Tag Archive for: graphs

100 Things #58: Getting the Most From Your SoundCheck Graphs

Zooming, point selection, plot movement, autoscaling, showing / hiding legends, changing graph colors… There are endless options hidden between the right click function on a SoundCheck graph. Check out this short video for a quick demonstration!

Getting the Most from your SoundCheck Graphs

Learn more about SoundCheck Graph Controls

Check out the SoundCheck Manual – the section on common graph controls (section 20.15 in the SoundCheck 21 manual).


Video Script: Getting the Most from your SoundCheck Graphs

Did you know that SoundCheck offers a lot of cool ways to look at data in XY graphs? There are endless possibilities for viewing graph data hidden behind a simple right click.

You can zoom into a particular area, select a point, move the plot freely, and zoom the X, Y axes separately or together. You can also auto-scale a graph.

Using the ‘Drop cursor’ feature you can drop up to two cursors at user-defined points, or automatically at the maxima or minima of the plot. When two cursors are dropped, the lower part of the graph window automatically shows the delta between the two points making it easier to calculate the relative differences in X and Y values.

There are many other options such as view or hide legend on graphs, save the displayed graph to an image file, open or print reports, and randomize and reset plot colors.

This one’s one of my favorites. If you need to copy the image from a graph onto a Google docs sheet or Slack to share with your team, you can do this very quickly with the ‘Copy image’ option, without saving it to an image file first.

You can also use the right click menu to access overall graph preferences so that you can change X and Y attributes, line styles, colors etc.

What’s your favorite graph trick? Let us know in the comments! For more information on all things SoundCheck, head to Listen Inc . Com.




100 Things #8: Display Multiple Curves on One Graph

In SoundCheck, it’s easy to display multiple curves on one graph – simply drag and drop a set of measurement data, or even a group of data from multiple devices. This saves considerable amounts of time when comparing a batch of devices, or even testing multiple transducers within a device (e.g. microphone array). Watch this short video to see just how easy it is!

Display Multiple Curves on One Graph

Learn More About SoundCheck’s Customization Capabilities

Check out our SoundCheck tutorials on display (section 12)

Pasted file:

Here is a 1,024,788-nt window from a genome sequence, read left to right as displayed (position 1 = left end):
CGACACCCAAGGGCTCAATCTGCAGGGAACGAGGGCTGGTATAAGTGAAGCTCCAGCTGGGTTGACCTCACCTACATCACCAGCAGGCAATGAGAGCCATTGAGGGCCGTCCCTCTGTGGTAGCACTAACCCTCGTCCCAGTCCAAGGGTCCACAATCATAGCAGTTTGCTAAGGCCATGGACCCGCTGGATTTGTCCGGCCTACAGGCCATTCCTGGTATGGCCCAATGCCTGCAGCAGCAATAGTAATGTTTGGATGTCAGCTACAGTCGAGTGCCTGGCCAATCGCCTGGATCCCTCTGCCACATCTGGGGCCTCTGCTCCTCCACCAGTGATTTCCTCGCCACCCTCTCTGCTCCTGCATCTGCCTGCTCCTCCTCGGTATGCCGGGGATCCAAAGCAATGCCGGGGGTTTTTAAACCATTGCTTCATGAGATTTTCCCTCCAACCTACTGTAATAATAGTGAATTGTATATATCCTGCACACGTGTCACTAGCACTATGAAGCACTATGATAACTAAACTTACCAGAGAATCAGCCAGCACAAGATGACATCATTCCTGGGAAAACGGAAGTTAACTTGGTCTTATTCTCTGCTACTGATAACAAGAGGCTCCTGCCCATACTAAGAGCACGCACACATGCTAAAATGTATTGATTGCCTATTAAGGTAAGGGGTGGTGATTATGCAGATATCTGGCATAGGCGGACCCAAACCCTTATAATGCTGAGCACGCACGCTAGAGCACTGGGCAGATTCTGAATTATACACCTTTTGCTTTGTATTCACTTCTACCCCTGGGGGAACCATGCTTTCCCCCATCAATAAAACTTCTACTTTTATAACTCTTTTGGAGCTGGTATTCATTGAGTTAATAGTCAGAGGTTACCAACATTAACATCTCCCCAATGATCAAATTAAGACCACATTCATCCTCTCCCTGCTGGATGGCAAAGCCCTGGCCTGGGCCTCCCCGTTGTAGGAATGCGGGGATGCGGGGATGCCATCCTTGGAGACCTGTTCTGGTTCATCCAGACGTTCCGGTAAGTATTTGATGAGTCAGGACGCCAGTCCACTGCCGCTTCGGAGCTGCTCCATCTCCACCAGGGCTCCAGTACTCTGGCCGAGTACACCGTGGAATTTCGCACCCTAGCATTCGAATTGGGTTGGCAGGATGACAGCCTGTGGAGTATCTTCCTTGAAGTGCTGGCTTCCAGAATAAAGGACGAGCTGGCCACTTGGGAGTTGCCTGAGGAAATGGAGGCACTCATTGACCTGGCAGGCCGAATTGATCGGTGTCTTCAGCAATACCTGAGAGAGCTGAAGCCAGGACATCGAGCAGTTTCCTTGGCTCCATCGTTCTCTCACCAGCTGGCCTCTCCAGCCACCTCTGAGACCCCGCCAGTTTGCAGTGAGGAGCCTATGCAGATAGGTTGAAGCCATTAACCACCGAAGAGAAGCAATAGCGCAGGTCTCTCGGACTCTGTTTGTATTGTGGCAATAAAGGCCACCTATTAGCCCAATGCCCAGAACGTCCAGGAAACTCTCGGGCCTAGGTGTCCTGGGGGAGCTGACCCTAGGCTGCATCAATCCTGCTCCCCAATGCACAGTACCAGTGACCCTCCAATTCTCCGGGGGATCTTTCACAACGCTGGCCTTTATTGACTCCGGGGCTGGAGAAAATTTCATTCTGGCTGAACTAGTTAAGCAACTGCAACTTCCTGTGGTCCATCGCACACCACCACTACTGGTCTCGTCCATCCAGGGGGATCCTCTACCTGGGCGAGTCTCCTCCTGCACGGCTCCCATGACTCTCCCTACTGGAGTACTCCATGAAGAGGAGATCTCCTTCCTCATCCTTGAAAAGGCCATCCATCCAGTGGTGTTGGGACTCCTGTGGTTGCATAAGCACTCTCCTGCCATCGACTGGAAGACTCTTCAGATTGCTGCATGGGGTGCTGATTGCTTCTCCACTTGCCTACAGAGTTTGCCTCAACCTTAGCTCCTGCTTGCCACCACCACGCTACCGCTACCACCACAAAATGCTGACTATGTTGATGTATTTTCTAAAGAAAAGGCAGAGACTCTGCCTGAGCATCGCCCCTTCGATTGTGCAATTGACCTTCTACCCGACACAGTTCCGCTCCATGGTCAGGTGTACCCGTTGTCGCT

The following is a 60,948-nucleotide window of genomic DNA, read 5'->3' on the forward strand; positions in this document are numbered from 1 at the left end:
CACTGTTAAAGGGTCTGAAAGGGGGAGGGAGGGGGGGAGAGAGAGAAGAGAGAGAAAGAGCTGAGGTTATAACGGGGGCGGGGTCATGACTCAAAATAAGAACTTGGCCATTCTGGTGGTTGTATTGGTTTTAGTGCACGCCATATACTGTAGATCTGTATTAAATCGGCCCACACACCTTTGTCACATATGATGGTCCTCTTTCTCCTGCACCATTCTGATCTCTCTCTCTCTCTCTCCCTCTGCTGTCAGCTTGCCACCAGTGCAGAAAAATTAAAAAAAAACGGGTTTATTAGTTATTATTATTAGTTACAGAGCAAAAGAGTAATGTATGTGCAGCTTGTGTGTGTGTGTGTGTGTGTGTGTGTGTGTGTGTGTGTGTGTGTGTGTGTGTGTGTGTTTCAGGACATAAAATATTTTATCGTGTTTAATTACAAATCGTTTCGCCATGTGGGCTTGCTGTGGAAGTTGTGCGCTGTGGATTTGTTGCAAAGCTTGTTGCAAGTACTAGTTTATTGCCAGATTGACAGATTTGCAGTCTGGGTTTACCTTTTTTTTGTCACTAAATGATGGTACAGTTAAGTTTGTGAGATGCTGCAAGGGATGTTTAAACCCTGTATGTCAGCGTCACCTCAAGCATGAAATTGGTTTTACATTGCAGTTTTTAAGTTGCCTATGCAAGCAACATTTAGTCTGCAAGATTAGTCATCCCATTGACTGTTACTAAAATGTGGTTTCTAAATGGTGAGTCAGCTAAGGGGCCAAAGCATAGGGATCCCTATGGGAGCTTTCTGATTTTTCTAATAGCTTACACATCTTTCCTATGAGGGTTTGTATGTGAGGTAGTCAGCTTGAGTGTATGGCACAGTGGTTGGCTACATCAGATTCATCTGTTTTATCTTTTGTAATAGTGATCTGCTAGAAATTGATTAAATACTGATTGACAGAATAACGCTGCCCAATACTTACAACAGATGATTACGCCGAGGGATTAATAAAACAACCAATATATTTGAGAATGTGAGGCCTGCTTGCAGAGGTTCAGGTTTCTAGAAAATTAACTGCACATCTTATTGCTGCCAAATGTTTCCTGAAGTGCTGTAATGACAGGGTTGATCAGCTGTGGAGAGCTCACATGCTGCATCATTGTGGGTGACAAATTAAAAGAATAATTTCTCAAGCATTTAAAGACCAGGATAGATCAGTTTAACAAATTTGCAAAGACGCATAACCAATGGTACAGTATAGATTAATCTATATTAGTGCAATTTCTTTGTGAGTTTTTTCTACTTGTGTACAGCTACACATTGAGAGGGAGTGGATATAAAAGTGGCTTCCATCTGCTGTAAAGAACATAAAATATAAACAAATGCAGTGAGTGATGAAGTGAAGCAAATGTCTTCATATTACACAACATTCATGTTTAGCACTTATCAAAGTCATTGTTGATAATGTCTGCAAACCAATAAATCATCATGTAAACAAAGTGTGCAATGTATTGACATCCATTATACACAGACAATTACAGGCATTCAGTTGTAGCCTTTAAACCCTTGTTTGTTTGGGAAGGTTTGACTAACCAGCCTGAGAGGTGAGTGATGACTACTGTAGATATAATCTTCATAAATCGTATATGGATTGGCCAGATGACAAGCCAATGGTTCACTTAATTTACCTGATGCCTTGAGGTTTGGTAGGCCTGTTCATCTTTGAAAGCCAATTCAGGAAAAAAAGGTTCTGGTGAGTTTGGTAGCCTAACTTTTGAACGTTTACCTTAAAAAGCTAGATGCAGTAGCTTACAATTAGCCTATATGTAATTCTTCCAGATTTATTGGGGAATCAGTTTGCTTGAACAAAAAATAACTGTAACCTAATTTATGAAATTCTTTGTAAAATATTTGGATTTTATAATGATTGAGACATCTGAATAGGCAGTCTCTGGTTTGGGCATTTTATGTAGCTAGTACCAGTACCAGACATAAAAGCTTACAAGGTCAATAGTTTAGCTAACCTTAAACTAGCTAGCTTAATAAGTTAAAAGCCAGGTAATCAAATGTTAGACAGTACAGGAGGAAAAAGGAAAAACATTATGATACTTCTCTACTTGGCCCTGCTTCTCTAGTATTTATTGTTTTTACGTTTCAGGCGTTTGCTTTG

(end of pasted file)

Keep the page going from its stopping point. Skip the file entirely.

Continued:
Video Script: Display Multiple Curves on One Graph

Sometimes we take for granted how easy it is to perform certain tasks in SoundCheck until we see how difficult it is using other test systems.

Let’s say I wanted to measure a batch of devices and display the results on a single graph.  Other test systems might require you to go through a multi step process involving exporting, editing and re-importing data But in SoundCheck, all that’s required are a few mouse clicks. Let’s take a look, shall we?

I’m going to measure 5 speakers and show the results on the same graphs. My test sequence measures frequency response and distortion and writes them to SoundCheck’s memory list, and plots each response on their respective graphs. Here is my first measurement.  I have auto-protected the data so it remains in the memory list and doesn’t get over-written when I run the next test. Now let’s measure some more speakers.

As you can see, the data from each additional speaker is automatically added to the graphs so you have a convenient way of comparing devices.

Protected data remains in the Memory List until SoundCheck is closed. When the sequence is closed, the user then has the option to save or discard the protected data as they see fit.

And, like virtually all SoundCheck functionality, this can easily also be incorporated into test sequences for even greater automation.

This convenient functionality has always been available in SoundCheck, right back to the early days when it was just a 2-channel system. Of course with today’s multichannel, multi-transducer devices, it’s more important than ever.



18: Displaying multiple data sets on one graph (working from home with SoundCheck)

There are many times when it is desirable to display multiple data sets on one graph – for example, testing multichannel devices, comparing devices, comparing measurements to the fundamental, comparing EQ curves, etc. In this short video, Steve Tatarunis demonstrates how to display multiple curves on one graph, both by simply dragging and dropping and also automatically via a sequence.